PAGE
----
Windows 11 was launched last year with many controversial and radical changes, including a new Start menu and more. If you recently upgraded to Windows 11 and were amazed at how different the taskbar was, you’re not alone. The latest version of the taskbar has divided its users.
The new taskbar has been rebuilt from scratch and does not include features available in Windows 10. The taskbar has some confusing design features. For example, it doesn’t come with a full-fledged right-click menu. While you can still right-click on the taskbar, you cannot make a significant change to the taskbar without opening the Settings app.
Microsoft has acknowledged and continues to admit that the taskbar is still being worked on, but development has been slow and the company isn’t really doing anything about missing features.
Microsoft has responded to the feedback and fixed some features such as drag and drop in the latest update, but users still expect faster progress. Fortunately, it seems that important changes are coming. According to references spotted in a new preview build, Microsoft is testing two variants of the taskbar:
While one variant includes the new search bar design styles, another explores major improvements to the overflow UI.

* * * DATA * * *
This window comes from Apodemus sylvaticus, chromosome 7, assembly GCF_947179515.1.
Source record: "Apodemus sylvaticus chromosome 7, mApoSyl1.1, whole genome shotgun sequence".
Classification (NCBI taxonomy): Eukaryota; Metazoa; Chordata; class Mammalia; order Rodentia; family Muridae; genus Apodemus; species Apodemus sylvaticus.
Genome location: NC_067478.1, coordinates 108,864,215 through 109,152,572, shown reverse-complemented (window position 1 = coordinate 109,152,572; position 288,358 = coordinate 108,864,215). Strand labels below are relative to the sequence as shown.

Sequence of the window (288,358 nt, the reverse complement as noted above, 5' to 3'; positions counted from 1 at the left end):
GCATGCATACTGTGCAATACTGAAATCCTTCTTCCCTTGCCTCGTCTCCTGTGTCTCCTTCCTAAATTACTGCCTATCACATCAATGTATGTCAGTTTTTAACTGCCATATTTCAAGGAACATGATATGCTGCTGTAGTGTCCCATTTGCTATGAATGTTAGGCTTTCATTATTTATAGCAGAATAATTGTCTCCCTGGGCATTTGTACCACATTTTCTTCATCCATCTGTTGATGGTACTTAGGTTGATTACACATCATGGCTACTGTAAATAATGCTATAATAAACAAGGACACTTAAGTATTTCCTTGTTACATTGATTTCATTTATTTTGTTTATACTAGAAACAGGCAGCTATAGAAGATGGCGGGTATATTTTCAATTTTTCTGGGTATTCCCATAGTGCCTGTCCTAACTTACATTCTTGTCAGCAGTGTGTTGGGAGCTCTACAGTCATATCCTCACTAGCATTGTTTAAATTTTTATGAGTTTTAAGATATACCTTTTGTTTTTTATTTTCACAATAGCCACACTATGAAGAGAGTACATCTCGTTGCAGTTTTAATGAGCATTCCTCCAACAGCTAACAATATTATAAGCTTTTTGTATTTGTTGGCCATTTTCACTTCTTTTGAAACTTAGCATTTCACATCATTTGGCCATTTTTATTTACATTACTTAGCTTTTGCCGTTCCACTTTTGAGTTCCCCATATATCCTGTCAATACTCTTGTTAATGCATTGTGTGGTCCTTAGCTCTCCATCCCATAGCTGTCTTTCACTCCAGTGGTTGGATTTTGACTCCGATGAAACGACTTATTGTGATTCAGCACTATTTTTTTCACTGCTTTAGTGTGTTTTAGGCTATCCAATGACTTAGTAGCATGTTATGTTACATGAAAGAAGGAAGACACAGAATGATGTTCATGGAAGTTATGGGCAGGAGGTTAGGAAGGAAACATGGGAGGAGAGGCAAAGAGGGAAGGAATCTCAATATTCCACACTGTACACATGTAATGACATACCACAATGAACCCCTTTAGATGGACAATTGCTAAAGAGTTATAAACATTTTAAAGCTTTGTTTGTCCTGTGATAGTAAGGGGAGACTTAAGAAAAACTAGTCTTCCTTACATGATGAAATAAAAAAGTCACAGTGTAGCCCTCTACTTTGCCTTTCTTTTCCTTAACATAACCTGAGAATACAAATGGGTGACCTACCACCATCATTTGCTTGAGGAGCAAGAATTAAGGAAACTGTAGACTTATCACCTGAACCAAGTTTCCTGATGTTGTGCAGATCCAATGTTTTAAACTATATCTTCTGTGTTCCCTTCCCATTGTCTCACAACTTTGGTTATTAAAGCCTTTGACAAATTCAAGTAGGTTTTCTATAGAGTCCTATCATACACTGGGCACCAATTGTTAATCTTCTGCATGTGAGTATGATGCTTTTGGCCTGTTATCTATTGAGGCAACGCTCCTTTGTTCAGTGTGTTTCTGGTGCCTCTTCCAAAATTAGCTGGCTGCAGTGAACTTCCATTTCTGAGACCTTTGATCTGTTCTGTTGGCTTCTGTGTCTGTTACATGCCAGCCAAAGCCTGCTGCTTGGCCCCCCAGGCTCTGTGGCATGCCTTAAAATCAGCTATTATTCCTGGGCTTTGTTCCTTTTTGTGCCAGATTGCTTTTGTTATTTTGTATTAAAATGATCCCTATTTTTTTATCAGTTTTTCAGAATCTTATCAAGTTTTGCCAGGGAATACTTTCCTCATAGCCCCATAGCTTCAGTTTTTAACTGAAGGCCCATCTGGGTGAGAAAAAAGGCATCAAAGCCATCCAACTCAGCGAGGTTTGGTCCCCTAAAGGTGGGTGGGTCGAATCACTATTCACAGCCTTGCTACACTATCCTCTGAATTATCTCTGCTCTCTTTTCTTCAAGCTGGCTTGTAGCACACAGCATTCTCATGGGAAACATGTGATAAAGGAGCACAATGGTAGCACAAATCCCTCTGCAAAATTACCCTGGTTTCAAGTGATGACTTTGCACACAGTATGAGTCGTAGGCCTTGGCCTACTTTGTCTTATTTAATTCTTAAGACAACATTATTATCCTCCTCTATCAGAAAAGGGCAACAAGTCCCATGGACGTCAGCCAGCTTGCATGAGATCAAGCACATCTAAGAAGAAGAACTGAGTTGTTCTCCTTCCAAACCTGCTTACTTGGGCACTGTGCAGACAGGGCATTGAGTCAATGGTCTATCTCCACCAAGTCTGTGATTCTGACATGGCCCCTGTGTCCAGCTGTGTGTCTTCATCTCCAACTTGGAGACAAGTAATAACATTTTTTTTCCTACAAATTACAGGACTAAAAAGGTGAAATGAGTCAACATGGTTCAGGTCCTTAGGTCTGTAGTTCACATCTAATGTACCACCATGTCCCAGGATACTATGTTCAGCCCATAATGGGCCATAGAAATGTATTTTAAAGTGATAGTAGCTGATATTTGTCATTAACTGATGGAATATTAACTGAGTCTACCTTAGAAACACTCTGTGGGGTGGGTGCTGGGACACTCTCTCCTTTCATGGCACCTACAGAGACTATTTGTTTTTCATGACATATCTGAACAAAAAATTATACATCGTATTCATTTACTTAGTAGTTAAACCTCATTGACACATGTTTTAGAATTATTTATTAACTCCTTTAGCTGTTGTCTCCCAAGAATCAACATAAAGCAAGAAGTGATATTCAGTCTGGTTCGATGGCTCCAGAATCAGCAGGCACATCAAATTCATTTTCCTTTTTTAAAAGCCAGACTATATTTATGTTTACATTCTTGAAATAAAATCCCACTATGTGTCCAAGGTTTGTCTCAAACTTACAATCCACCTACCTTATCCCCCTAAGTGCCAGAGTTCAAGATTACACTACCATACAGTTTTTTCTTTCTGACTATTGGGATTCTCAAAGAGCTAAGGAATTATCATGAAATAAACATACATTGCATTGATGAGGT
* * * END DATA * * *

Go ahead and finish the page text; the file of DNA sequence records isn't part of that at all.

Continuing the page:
As you can see in the screenshot above, Microsoft is working on improving the taskbar overflow interface. The new app list overflow on the taskbar can make it easier to select an active app if you have too many apps open at once or if the device’s resolution is very low.
The goal is to reduce clutter and provide a modern flyout experience. We don’t know when this new production device overflow feature should come out, but we expect some improvements to come later this year. That’s because Microsoft has been planning updates to some features much earlier and beyond the primary features.
Don’t expect radical changes to the taskbar
The company will release the first major Windows 11 update codenamed “Sun Valley 2” later in October. In addition to this major feature update, Windows 11 is also getting changes via monthly cumulative updates with additional polishing for the taskbar likely to ship this fall.
However, there are a few things that won’t change for a while. According to Microsoft officials, you can’t move the taskbar because the Start menu “animation flow” isn’t designed to handle a different taskbar position.
In fact, Microsoft believes that moving the taskbar isn’t important for most users and wants to focus on adding more important features to Windows 11.